Every campaign has a political dimension. The campaign in the Sunni Triangle is probably aimed at convincing the enemy that resistance is now futile and their best hope lies in participating in the new Iraqi government through elections. Personally (speculation alert!) I doubt it can achieve as much. The campaign will absolutely gut the enemy as a guerilla force, but it will not be enough to prevent them from terrorizing Sunni politicians who may wish to participate in the coming elections. But this will only postpone unconditional Sunni defeat for another year because a terrorist enforced boycott will mean that Kurds and Shi’ites will dominate the new administration and most importantly, its Army. By next year, the regular Iraqi Army will be a far more potent force and the Sunni insurgency a far weaker one. But that’s the old sad human story; to miss the chance when it comes and pine for it ever afterward.

Falluja mattered – attacks are down by half, many weapons and explosives were seized, and a key base of operation was denied to the terrorists. There’s other evidence that Falluja mattered, and was a large tactical victory - though the press seems to ignore it now that they don’t have fresh casualties to report:

December 06, 2004

The Post reporter doesn’t quite articulate it this way, but the best evidence yet that the assault on Fallujah wasn’t just a success but mattered, mattered a great deal, is the fact that the military now sees a change in the enemy’s strategy – they won’t mass in one place again ( http://www.washingtonpost.com/wp-dyn/articles/A38094-2004Dec5.html ). If it had been as insignificant as some of the press coverage suggested, you wouldn’t have expected to see them change the way they did business.

The article also points to something else about more recent coverage:

[Begin WaPo excerpt] As a sign of the damage done to the insurgency by the Fallujah operation, U.S. officers point to a sharp decline in the number of attacks nationwide, from a high of more than 130 a day at the start of the offensive in early November to about 60 now. But U.S. military intelligence officers expect the number to rise again before the national elections set for Jan. 30. [End WaPo excerpt]

Now, I’ve mentioned before that the figure of over 100 attacks a day was hyped, while the reduction gets barely a mention. But what drives that is that when the figure is high, the focus is on nationwide violence. When the figure goes down, the focus telescopes down into just the individual attacks of the day, and God knows there are enough of those, and the attacks that do occur are brutal enough, that it can make it look as if the whole country is coming apart at the seams.

Again, please don’t misunderstand, I’m not suggesting the place is Shangri-la by any stretch. But I am saying that each individual attack is bad enough that focusing in on it in detail – much less if there are several in a single day – can easily create the impression of nationwide chaos, even if the attacks are occuring in a limited area and even if the overall number of attacks are going down.

The other thing about the coverage that prevents us, still, from getting a good grasp of the big picture is that there’s virtually no follow-up coverage. They ignored Fallujah during the period when they were all covering Najaf; once the fighting ended in Najaf, they lost all interest.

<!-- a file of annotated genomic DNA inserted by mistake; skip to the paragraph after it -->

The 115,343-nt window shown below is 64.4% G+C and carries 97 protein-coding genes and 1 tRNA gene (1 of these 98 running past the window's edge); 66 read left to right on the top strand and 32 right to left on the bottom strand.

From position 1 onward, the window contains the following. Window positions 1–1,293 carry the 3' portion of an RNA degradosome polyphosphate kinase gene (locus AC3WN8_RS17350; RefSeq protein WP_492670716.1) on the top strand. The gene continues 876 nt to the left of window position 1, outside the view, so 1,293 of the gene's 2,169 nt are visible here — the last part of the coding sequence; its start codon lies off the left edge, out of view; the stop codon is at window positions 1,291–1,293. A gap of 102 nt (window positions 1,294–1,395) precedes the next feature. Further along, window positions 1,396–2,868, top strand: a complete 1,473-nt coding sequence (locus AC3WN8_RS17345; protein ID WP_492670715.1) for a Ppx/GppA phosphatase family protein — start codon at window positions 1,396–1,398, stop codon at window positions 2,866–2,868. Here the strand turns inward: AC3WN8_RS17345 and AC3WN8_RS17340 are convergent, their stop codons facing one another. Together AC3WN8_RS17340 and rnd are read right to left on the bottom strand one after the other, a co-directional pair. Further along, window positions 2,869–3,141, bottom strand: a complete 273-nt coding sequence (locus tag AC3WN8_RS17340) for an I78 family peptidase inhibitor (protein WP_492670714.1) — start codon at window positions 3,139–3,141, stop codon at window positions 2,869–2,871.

When was the last time you saw a story on how things were going down in that city?

It’s alluded to in this story, but not really covered.

[Begin WaPo excerpt] Reconstruction of the badly battered city of Fallujah now poses a major test of the Baghdad government’s ability to deliver people and resources. But last week, senior U.S. Marine officers overseeing the rebuilding effort privately voiced frustration over the absence of officials from Baghdad and public works technicians to help restore power and water, assist in food and fuel distribution and set up a new police force.

Senior U.S. officers point to Najaf as a model for reconstituting cities that have been the target of U.S. military offensives against insurgents. Since the battle freeing it of Sadr’s forces, the city has remained calm and shown both political leadership and economic development.

None of this means things are going really well, it means they may be going better than the press coverage suggests. If they were going well, the Army would not have made this critical strategic adjustment:

In Baghdad, Sunni support for “armed national opposition” was 40 percent in a November poll taken for the U.S. military, up from 35 percent in September. More Sunnis expressed support for the insurgents than confidence in the Iraqi government, which drew only 35 percent support in November. Approval of attacks on U.S. forces was also up, from 46 percent in September to 51 percent in November.

Under the circumstances, the internal assessment done for Casey has recommended changing one of the U.S. military’s original aims, which was to bring Iraqis around to a more “positive” perception of U.S. troops. With hindsight, that objective now appears too ambitious, the assessment concluded, adding that “popular tolerance” would be a more “realistic aim.”

“It’s not about winning the hearts and minds,” Casey said. “It’s about giving the Iraqis an opportunity that they can pick up.” [End WaPo excerpt]

Do read the whole article: I’ve pulled out a few points that shed some light on the coverage, but the article is full of material that’s useful on a substantive level.

Update: Take this article as an example. ( http://www.nytimes.com/2004/12/06/international/middleeast/06iraq.html?oref=login&oref=login ) It makes clear that it isn’t so much the number of attacks as who is being attacked that may matter at some level.

But is that the entire story? We were told previously that the number of attacks was one metric. So – is it or isn’t it? Certainly the targets matter, that’s a central way of determining what the strategy is and therefore whether it’s working. But why, when the number was high, was that presented as one way of evaluating how things were going also?